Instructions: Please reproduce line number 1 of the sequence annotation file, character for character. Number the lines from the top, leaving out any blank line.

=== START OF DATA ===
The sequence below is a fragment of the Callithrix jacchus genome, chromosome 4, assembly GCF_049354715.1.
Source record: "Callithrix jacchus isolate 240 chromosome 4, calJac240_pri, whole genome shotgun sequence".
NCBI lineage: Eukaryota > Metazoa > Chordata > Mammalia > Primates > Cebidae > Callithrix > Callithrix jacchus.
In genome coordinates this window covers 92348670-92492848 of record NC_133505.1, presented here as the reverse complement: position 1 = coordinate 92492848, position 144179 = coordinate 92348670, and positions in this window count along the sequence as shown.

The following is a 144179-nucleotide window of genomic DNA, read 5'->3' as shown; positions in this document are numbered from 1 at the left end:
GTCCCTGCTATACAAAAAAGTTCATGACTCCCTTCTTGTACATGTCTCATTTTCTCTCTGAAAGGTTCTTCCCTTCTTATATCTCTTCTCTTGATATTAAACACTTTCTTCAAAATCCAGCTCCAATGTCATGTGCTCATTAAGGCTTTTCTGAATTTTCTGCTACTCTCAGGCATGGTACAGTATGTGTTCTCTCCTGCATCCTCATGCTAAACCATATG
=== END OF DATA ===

The sequence below is a fragment of the Callithrix jacchus genome, chromosome 4, assembly GCF_049354715.1.